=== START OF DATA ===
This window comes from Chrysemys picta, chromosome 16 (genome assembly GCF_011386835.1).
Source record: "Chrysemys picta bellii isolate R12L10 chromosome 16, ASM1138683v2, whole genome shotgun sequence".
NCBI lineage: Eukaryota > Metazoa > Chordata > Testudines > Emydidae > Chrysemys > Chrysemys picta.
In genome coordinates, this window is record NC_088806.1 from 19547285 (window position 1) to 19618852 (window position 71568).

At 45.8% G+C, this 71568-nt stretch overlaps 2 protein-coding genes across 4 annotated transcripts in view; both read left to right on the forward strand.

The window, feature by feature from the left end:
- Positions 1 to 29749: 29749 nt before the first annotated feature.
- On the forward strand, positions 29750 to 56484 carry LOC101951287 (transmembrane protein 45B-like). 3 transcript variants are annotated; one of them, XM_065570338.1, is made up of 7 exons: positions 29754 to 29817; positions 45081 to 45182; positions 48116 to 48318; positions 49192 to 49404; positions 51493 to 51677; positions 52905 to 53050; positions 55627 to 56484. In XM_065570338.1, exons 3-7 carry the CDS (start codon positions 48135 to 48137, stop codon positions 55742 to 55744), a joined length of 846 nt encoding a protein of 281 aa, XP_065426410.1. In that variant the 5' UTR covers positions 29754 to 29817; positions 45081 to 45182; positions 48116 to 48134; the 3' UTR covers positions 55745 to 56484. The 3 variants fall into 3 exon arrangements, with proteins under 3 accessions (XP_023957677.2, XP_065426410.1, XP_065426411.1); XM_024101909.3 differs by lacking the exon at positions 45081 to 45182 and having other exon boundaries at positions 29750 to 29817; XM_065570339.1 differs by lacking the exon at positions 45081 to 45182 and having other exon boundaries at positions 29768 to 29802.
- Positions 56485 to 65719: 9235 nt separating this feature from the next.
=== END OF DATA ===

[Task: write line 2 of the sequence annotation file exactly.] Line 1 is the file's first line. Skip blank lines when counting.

Source record: "Chrysemys picta bellii isolate R12L10 chromosome 16, ASM1138683v2, whole genome shotgun sequence".